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How do I count how many text entries in column A match the entry in column B [closed]

asked 2014-03-13 17:01:46 +0100

Michael Clerx gravatar image

updated 2014-03-14 09:29:50 +0100

I've tried constructs like COUNTIF(A1:A5, EXACT(A1,B1)) but nothing seems to work...

Update 1: I've added an example:

| A | B |

| X | X | --> 1
| X | Y |
| Y | Y | --> 2
| Y | Z |
| Z | Z | --> 3

Here, it should return 3

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Closed for the following reason the question is answered, right answer was accepted by Alex Kemp
close date 2016-02-20 07:38:46.488724

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answered 2014-03-13 21:04:44 +0100

Regina gravatar image

=COUNTIF(A1:A100;B1) For to only count exact matching, check the option "Search criteria = and <> must apply to whole cells" in Tools > Options > Calc > Calculate.

If you have continuous data and column B contains a classification with increasing boundaries, the function FREQUENCY might work as well. [ lower boundary < class <= upper boundary ]

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I tried this (and again, using your exact syntax) and it simply doesn't work :(

Michael Clerx gravatar imageMichael Clerx ( 2014-03-14 09:23:18 +0100 )edit
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answered 2014-03-14 09:43:36 +0100

Michael Clerx gravatar image

updated 2014-03-14 09:58:20 +0100

The following seems to work, using array functions. For the cell value, type:

=SUM(A1:A5=B1:B5)

and then hit Ctrl-Shift-Enter to submit it as an array function.

Strangely, adding a space before and after the = sign breaks it...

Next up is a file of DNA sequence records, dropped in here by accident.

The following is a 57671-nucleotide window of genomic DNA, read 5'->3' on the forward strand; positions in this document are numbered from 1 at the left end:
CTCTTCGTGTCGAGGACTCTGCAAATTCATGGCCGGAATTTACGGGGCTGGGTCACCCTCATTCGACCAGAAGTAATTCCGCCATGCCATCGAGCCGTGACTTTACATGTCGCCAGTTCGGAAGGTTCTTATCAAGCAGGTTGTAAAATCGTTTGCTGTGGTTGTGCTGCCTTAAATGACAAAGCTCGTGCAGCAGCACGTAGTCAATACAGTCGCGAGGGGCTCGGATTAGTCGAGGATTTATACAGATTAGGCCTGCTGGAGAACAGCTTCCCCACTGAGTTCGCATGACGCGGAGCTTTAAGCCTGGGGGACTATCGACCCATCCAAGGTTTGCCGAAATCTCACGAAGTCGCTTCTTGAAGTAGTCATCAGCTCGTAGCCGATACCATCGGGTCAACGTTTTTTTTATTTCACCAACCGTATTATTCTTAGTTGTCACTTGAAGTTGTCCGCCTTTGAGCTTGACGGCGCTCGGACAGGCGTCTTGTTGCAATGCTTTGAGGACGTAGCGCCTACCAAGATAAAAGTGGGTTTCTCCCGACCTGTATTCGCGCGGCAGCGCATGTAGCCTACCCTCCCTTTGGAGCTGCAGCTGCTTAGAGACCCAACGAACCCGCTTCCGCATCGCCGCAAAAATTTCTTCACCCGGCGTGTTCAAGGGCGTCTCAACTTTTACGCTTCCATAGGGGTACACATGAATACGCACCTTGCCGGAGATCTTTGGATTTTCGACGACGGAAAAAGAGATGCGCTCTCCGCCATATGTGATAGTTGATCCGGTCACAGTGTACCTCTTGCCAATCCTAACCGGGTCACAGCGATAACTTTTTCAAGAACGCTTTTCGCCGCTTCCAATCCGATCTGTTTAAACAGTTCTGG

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answered 2014-03-14 00:52:21 +0100

kumiponi gravatar image

I understood that the asker has two columns and wants to find how many rows have matching entries, between those columns. If column A contains, say, potato, turnip, and carrot, and column B contains potato, broccoli, and carrot, then you'd want the value 2.

The normal thing to do in this situation is to create a third column that has a comparison formula on every row, and then count the matches. You first enter =IF(A1=B1;1;0) into C1. Then you select the cells you need in column C and use Edit > Fill > Down. This copies the formula and changes it to suit every row. Then you put something like =SUM(C1:C100) somewhere to count how many rows match. You can hide the third column if you think it looks messy.

Another way to do this, without the extra column, would be to write a macro function. Depending on how versatile you'd want the function to be, it could be quite short or tens of lines long.

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Extra tip: if you want more powerful tools to manipulate that third column I mentioned, you may want to learn about array functions.

kumiponi gravatar imagekumiponi ( 2014-03-14 01:01:07 +0100 )edit

Thanks! I was hoping to avoid extra columns though, it seemed a simple enough request :-/ For example, conditional formatting can compare columns this way and highlight the mismatches, so I figured counting would be doable to...

Michael Clerx gravatar imageMichael Clerx ( 2014-03-14 09:28:31 +0100 )edit

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Asked: 2014-03-13 17:01:46 +0100

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Last updated: Mar 14 '14